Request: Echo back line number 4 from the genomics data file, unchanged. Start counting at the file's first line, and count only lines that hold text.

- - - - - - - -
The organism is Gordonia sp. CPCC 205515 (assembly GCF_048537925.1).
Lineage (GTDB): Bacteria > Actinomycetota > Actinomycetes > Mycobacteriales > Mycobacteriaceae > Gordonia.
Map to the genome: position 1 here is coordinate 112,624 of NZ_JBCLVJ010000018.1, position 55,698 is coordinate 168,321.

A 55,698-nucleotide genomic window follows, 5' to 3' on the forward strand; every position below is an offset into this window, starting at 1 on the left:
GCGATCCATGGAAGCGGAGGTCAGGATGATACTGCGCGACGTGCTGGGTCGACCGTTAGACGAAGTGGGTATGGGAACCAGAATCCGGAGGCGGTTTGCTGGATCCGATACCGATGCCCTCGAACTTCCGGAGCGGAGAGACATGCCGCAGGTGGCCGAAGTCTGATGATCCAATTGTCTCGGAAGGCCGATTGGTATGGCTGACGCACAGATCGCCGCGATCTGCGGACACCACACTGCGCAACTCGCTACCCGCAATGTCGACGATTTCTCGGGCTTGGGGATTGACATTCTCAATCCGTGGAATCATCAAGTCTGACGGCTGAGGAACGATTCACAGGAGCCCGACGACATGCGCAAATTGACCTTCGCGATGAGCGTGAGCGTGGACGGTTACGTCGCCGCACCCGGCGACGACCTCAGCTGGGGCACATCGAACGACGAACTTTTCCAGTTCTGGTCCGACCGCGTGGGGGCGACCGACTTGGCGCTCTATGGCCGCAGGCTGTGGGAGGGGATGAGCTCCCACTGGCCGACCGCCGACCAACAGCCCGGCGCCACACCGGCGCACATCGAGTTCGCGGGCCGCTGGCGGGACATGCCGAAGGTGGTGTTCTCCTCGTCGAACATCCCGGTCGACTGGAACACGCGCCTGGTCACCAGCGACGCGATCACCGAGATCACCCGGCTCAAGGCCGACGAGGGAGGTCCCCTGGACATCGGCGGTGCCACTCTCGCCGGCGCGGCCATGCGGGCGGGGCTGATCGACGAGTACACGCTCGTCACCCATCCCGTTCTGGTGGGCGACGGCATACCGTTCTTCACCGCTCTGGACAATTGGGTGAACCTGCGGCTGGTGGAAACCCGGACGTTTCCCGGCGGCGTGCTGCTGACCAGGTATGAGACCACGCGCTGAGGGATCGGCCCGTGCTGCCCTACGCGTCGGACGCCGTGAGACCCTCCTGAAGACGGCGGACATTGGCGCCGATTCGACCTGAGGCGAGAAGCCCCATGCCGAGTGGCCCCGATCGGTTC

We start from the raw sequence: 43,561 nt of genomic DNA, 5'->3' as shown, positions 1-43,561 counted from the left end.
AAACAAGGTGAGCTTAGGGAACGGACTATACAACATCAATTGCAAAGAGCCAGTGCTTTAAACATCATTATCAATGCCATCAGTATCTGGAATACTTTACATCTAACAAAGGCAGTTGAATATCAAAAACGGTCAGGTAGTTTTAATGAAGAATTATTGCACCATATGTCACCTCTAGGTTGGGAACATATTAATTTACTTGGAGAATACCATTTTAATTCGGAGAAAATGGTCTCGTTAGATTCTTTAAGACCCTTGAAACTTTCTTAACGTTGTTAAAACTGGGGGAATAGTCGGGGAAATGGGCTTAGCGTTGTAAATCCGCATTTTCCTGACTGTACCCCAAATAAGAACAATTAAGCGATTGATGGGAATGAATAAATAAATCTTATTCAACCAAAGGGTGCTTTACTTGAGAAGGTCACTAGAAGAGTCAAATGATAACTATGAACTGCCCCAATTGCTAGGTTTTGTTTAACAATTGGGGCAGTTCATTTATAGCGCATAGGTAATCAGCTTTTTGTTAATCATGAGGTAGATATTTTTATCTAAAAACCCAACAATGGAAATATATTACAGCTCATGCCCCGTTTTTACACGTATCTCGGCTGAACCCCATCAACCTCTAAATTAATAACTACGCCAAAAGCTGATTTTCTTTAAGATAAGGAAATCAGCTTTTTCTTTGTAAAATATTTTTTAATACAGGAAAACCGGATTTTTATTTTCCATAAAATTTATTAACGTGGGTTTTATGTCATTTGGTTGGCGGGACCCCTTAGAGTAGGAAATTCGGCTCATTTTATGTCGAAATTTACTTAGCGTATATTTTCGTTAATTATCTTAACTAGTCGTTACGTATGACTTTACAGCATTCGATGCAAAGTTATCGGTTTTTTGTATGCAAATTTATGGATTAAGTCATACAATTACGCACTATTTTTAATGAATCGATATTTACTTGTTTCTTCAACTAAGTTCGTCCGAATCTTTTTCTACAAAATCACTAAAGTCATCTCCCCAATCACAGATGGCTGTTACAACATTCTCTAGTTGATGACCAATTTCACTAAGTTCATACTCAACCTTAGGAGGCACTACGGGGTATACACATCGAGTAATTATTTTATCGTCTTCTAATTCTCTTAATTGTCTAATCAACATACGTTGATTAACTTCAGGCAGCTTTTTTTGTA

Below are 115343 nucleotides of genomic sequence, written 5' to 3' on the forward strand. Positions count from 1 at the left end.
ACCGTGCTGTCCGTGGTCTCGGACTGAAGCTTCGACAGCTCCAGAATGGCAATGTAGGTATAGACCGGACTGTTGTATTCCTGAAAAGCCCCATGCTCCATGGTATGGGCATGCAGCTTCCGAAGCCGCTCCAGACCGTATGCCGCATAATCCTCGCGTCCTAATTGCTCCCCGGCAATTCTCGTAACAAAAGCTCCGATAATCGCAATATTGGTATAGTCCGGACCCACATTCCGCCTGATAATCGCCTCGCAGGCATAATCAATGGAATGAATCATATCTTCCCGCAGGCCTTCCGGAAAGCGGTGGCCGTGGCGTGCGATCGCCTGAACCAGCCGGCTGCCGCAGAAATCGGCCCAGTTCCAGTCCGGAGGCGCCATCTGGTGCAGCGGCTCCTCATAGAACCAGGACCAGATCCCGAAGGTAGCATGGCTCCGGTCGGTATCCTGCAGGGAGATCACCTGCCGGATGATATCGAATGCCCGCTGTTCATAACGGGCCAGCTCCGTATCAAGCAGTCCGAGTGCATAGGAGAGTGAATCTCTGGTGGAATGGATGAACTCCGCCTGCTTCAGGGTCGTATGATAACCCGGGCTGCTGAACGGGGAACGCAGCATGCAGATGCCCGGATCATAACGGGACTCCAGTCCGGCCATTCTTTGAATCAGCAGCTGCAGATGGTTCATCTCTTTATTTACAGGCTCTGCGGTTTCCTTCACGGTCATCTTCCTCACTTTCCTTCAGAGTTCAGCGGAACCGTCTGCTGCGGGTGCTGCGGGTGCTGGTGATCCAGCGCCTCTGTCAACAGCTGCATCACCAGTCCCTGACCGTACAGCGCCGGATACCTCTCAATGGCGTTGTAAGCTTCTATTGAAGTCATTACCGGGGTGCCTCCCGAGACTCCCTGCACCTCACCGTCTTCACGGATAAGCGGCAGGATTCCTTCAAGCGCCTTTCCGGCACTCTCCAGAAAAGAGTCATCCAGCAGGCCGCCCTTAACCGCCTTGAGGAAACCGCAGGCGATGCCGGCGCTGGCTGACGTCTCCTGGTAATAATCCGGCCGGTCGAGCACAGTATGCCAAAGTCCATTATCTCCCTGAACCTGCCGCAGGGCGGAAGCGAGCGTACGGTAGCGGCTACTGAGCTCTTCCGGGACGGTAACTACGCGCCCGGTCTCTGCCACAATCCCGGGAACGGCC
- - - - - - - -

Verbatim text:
A 55,698-nucleotide genomic window follows, 5' to 3' on the forward strand; every position below is an offset into this window, starting at 1 on the left: